- You perform better and make progress in your workouts

- You don't experience excessive soreness or pain in your muscles or joints

- You sleep well and wake up refreshed

- You have a good appetite and digestion

- You have a positive mood and outlook

On the other hand, there are some signs that indicate that you're not recovering well from your workouts. Some of them are:

- You feel tired and sluggish all the time

- You perform poorly and plateau or regress in your workouts

- You experience chronic soreness or pain in your muscles or joints

- You have trouble falling asleep or staying asleep

- You have a poor appetite and digestion

- You have a negative mood and outlook

If you notice any of these signs, you may need to adjust your recovery strategy or consult a professional for advice.

Final thoughts

Recovery is a vital part of any fitness routine. It allows your body to heal from the stress of exercise and adapt to the demands of training. By following the do's and don'ts of post-workout recovery, you can optimize your performance and health. Remember to hydrate yourself, eat a healthy snack or meal, stretch it out, get enough rest and sleep, try active recovery, and avoid pushing yourself too hard, skipping the cooldown, eating junk food, drinking alcohol, and neglecting your sleep. By doing so, you can recover faster and stronger from your workouts and achieve your fitness goals.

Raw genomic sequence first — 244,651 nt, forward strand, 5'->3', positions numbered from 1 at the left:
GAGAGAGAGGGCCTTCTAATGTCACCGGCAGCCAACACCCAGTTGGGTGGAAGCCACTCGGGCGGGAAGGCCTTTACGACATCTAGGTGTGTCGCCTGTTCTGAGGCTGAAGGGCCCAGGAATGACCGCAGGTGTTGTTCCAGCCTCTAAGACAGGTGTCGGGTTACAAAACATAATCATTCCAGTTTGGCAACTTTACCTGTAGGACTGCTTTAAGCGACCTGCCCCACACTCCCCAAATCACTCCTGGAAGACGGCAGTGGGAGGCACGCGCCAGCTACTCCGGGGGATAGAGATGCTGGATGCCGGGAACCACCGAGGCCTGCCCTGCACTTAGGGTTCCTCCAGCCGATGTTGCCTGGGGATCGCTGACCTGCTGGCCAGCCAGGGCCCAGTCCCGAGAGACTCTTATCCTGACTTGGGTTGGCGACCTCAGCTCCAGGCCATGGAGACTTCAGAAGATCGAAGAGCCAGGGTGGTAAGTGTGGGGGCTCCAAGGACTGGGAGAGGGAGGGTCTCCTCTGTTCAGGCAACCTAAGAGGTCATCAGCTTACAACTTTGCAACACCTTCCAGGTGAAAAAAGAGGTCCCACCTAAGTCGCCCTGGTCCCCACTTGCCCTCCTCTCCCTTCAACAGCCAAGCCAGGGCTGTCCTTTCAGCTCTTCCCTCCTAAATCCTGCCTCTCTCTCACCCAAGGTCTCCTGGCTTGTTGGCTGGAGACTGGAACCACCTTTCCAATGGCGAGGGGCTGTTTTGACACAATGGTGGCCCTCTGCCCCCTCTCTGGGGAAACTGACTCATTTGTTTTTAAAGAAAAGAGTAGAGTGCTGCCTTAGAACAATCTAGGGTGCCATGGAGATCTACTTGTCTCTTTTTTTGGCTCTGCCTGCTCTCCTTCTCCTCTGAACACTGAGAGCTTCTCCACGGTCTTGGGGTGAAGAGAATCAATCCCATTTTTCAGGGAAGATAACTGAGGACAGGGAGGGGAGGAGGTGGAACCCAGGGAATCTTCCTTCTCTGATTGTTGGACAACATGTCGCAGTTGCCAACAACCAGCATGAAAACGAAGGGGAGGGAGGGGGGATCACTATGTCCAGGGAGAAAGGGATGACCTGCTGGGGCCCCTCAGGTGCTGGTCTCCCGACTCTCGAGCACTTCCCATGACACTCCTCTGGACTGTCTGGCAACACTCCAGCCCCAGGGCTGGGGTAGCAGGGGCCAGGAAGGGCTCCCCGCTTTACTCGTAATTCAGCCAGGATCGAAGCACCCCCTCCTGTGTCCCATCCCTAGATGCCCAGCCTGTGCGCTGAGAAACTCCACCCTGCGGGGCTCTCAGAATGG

If you need professional help with your post-workout recovery, you can book an appointment with Jubilant, a team of experienced physical therapists who can provide you with personalized and effective treatments. Whether you have an injury, or pain, or just want to improve your performance and health, Jubilant can help you achieve your goals. Visit to schedule your consultation today and get ready to feel better and stronger.


- American College of Sports Medicine. (2013). ACSM's guidelines for exercise testing and prescription (9th ed.). Lippincott Williams & Wilkins.

- Cheung, K., Hume, P., & Maxwell, L. (2003). Delayed onset muscle soreness: treatment strategies and performance factors. Sports Medicine, 33(2), 145-164.

- Clark, M. A., Lucett, S. C., & Sutton, B. G. (2014). NASM Essentials of personal fitness training (4th ed.). Jones & Bartlett Learning.

- Howatson, G., & van Someren, K. A. (2008). The prevention and treatment of exercise-induced muscle damage. Sports Medicine, 38(6), 483-503.

- Kellmann, M., Bertollo, M., Bosquet, L., Brink, M., Coutts, A. J., Duffield, R., ... & Hecksteden, A. (2018). Recovery and performance in sport: consensus statement. International Journal of Sports Physiology and Performance, 13(2), 240-245.

- McHugh, M. P., & Cosgrave, C. H. (2010). To stretch or not to stretch: the role of stretching in injury prevention and performance. Scandinavian Journal of Medicine & Science in Sports, 20(2), 169-181.

- Schoenfeld, B. J., & Contreras, B. (2013). Is postexercise muscle soreness a valid indicator of muscular adaptations? Strength and Conditioning Journal, 35(5), 16-21.


Subscribe to Our Blog

Thanks for subscribing!

bottom of page